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Tackling customer service challenges in remote times

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The customer service industry is tackling one of its biggest challenges ever. The pandemic situation is throwing curveballs at support teams all over the world. So, how do you make customer service work in these remote times? We talked to Patrik Weiland, Customer Experience Manager at Telavox, to learn how to leverage the right methods and tools to maintain efficient support and strengthen your customer relationships.

As a Customer Experience Manager, Patrik Weiland makes sure that the clients are satisfied. To him, “good enough” isn’t good enough. His goal is to increase customer satisfaction and reduce churn.

Your support staff – an ear to the ground

Each Telavox customer has a personal Advisor, a dedicated contact that can help with just about everything.

“If the Advisors are happy, so are the customers. The Advisors are our ear to the ground since they have direct contact with the customers.”

In the time of the virus, Patrik Weiland works from home. He’s glad to be able to work remotely, and he feels like he can work more efficiently. But how is customer service as a whole affected when we’re working remotely?

“What’s important for companies in the industry is that there are people available to take incoming calls and that mails get to the right person. It might not seem very time consuming when a call goes to the wrong employee, but in the long run, it will add up to hours, and that’s a huge cost.”

Patrik says that the pandemic situation has spawned new types of support matters.

“It’s a novel situation for the customer service industry. In times like these, you need to assist the customer in their support journey and make it as smooth as possible. Be available, attentive, and take it one step at a time.”

A blow to the travel industry

According to Patrik Weiland, the pandemic has affected customer service suppliers differently depending on the industry. But there’s no doubt that it has hit the travel industry the hardest.

“It would be a great help to them if they had systems to manage rebooking tickets. It’s a big problem since virtually no one is flying now. If they had a way to automate that they could reduce their mail and phone traffic with about 60 per cent.”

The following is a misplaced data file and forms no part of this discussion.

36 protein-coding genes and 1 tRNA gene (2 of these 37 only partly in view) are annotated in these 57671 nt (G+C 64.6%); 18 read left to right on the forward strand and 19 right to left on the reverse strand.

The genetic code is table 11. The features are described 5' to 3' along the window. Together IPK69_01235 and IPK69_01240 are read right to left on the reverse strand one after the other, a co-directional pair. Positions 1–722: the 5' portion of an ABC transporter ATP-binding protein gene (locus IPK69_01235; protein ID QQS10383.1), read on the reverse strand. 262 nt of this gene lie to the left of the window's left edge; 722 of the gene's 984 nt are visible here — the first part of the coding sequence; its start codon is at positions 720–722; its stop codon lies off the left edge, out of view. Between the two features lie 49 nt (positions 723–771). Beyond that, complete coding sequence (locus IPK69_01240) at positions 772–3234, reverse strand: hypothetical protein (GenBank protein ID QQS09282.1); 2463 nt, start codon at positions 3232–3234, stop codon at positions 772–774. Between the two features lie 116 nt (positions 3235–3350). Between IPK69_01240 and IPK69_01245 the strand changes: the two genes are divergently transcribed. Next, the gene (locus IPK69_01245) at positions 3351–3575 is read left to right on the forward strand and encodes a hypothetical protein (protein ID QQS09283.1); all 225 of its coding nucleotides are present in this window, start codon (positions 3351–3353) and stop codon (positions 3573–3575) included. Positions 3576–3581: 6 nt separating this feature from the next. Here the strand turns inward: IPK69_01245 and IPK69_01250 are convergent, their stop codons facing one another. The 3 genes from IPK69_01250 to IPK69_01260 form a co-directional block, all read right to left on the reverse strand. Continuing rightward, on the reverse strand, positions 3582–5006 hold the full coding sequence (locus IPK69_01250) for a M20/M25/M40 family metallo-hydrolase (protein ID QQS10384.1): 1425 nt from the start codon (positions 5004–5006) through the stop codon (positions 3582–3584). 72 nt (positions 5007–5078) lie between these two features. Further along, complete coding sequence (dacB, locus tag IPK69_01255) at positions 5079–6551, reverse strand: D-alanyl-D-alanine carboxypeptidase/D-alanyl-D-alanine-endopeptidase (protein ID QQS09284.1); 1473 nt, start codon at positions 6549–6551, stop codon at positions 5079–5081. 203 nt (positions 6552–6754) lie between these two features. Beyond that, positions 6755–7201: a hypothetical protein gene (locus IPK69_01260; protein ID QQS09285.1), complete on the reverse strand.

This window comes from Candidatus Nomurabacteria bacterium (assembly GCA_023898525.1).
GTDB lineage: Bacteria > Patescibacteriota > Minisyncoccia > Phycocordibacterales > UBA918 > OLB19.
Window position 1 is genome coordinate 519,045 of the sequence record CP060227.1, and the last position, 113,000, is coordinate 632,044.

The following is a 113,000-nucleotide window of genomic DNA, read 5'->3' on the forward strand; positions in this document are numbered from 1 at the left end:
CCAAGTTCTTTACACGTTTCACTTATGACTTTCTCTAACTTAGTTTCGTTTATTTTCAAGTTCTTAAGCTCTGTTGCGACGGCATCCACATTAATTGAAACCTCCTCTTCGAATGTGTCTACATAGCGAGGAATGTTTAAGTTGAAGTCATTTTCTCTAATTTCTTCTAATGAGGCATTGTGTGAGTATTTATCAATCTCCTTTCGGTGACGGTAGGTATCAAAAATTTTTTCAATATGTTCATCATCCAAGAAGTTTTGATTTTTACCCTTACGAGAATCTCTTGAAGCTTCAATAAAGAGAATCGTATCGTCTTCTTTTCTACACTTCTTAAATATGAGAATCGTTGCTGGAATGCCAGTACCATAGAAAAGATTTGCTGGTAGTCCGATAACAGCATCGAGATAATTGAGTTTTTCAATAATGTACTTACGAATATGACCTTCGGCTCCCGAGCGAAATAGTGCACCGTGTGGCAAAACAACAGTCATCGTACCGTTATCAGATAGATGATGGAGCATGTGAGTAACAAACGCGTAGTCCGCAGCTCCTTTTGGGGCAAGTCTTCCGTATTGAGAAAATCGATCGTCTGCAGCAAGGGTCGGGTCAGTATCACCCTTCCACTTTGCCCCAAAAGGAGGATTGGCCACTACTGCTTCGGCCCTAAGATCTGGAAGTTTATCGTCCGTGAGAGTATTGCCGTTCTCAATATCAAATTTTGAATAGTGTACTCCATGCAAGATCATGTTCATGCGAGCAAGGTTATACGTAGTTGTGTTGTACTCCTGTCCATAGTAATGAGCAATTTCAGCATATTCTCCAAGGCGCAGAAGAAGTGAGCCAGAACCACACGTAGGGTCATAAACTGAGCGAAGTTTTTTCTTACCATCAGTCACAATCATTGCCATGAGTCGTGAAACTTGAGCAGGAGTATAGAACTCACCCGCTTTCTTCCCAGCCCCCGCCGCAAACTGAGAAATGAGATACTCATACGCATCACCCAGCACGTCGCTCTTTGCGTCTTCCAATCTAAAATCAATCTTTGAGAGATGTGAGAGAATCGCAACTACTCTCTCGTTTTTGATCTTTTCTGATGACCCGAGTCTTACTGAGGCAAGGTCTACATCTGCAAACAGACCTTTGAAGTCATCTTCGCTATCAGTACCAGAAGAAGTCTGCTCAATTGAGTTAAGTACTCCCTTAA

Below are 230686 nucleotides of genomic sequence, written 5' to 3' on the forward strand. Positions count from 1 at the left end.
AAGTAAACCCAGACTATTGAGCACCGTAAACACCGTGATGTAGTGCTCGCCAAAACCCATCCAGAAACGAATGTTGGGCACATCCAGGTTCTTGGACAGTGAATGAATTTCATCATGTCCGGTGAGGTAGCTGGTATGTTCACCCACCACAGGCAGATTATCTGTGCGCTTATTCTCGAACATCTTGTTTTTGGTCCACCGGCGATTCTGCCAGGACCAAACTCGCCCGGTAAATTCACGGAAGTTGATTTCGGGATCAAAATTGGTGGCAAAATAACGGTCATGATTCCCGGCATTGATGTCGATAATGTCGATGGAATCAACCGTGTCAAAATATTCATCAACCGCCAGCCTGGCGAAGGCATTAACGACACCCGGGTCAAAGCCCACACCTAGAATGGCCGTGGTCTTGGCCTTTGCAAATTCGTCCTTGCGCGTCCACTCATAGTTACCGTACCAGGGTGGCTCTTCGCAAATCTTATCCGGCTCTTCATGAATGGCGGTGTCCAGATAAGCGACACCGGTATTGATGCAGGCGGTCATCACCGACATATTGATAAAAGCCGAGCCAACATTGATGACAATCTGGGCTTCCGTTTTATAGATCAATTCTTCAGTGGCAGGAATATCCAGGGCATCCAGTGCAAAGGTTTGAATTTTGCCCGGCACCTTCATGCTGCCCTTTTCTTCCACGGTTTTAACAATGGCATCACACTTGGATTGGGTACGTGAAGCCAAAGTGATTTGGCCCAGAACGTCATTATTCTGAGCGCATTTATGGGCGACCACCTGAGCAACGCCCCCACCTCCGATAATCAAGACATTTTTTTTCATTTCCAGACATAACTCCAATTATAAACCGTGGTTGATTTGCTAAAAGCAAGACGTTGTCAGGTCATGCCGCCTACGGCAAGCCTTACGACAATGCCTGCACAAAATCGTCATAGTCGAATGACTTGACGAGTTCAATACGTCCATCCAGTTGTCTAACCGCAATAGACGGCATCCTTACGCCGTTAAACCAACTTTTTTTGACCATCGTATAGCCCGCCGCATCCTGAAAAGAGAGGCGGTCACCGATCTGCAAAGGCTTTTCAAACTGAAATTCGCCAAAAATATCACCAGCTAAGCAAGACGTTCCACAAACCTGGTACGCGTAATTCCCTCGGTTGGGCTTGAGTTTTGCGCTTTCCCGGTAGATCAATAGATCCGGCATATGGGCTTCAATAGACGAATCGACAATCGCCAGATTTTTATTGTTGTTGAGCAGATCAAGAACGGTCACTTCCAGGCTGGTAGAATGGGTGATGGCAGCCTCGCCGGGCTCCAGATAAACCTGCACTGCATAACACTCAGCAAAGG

Info and proactive measures are the way forward

Patrik Weiland sees it as a failure if a client has to call customer service, because if they do, the company hasn’t been transparent in its communication.

“We should enable them to solve their problems on their own without having to contact support. A lot of people are happy as long as there’s information to be found. They don’t want to be left in the dark. Be transparent and proactive in all the ways you can. Imagine what questions the customer will ask and prepare for that.”

So what is the biggest challenge facing customer service companies today?

“Scalability, definitely. Because of the current situation, some companies have to lay people off, while others have to staff differently. This rapid increase and decrease in volume isn’t something they’ve prepared for.”

Automate the frequently asked questions

A solution to this, according to Patrik Weiland, is to work more with automation.

“Make sure you understand the customers’ problems and pains. A good way to measure this is to give them options when choosing the topics they need help with. What’s the most common problem? Identify it and make sure that the customer knows how to solve this.”

He exemplifies that this can be such a simple thing as sending reminders about an invoice, or a text message with payment details.

“It’s all about informing the customer. If you can solve the most frequently asked questions, your staff will work more effectively, focus on building a relationship with the client and provide added value.”

Do you want to learn more about how to maintain and improve your customer service? Tune in to Patrik Weiland’s session at Digital Workplace Summit on the 27th of May.
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